President Barack Obama will announce his intent to nominate Federal Reserve Vice Chairwoman Janet Yellen to become the U.S. central bank's new head on Wednesday, a White House official said late Tuesday.
Continue Reading Below
The president is expected to hold an event at 3:00 p.m. ET on Wednesday to make the announcement. President Obama will be joined by current Federal Reserve Chairman Ben Bernanke and Yellen.
"She’s an excellent choice and I believe she’ll be confirmed by a wide margin," Senator Charles Schumer, D-N.Y., said in a statement following the news of the Wednesday announcement.
On Tuesday Schumer predicted that Janet Yellen will win "by a wide margin" Senate confirmation to be the next head of the Federal Reserve Board.
If confirmed, Yellen would replace Ben Bernanke, whose current term as head of the Fed ends in January. Yellen, 67, would be the first-ever woman named as Chair of Board of Governors of the Federal Reserve System.
The widely-expected nomination was first reported by the Wall Street Journal Tuesday evening.
Obama turned to Yellen after his former economic adviser Lawrence Summers withdrew from consideration amid fierce opposition from within Obama's own Democratic Party, which raised questions about his chances of being confirmed in Congress.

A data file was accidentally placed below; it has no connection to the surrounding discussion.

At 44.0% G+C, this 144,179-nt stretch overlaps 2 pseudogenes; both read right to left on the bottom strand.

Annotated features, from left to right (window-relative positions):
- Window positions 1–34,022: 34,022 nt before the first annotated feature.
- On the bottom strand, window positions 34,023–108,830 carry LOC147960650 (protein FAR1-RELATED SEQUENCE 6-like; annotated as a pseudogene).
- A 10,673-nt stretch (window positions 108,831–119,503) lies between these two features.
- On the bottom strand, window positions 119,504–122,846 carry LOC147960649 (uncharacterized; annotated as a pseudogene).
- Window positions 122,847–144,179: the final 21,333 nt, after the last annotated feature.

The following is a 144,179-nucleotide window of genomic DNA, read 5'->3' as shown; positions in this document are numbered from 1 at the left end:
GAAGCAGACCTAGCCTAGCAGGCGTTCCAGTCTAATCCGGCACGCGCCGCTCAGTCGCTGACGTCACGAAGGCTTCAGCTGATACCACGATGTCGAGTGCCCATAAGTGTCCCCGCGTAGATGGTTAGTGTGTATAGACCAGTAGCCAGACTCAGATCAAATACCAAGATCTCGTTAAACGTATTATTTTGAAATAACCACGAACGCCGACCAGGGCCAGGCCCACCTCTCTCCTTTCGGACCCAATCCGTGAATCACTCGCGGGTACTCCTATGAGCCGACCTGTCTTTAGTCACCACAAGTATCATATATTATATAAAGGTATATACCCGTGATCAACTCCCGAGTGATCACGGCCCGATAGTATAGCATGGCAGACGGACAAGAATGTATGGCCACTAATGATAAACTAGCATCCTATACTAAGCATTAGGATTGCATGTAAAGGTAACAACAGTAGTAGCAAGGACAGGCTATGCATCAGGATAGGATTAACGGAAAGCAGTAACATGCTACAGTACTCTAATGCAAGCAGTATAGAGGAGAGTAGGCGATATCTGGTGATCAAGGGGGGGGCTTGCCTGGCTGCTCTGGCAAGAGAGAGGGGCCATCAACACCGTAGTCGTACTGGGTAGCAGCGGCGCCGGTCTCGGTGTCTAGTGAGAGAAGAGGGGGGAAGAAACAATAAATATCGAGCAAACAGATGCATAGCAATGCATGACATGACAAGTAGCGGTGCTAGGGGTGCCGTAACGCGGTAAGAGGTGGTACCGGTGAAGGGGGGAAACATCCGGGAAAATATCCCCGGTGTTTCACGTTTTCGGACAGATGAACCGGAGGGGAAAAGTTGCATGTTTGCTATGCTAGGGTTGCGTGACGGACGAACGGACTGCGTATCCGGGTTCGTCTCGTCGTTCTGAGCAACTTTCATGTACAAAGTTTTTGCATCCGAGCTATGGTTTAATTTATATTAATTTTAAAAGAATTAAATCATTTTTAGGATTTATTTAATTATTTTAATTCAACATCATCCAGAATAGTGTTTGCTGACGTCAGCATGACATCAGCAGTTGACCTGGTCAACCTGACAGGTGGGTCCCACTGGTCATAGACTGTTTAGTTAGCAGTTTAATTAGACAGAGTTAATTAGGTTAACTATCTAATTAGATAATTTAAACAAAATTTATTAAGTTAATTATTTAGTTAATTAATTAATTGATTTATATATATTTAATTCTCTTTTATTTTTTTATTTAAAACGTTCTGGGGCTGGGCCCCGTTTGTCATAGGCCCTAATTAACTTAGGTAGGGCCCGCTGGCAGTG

In contrast, Yellen has enjoyed strong support from Democrats. In an unusual move, 20 Senate Democrats signed a letter pressing Obama to turn to the former professor from the University of California at Berkeley.
Her backing on the Republican side of the aisle is much softer. Many Republicans worry the Fed's policy of holding overnight interest rates at zero and the massive bond purchases it has pursued to drive other borrowing costs lower threaten to create asset bubbles and spark an unwanted pickup in inflation.
Still, Yellen is expected to garner enough support to secure the 60 votes needed to overcome any procedural hurdles in the 100-seat Senate. Democrats control the chamber 54-46.
A respected economist whose research has taken her deep into theories of monetary policy, Yellen has earned a reputation as one of the Fed officials most worried about unemployment and least worried about inflation.
FOX Business's Rich Edson and Reuters contributed to this report.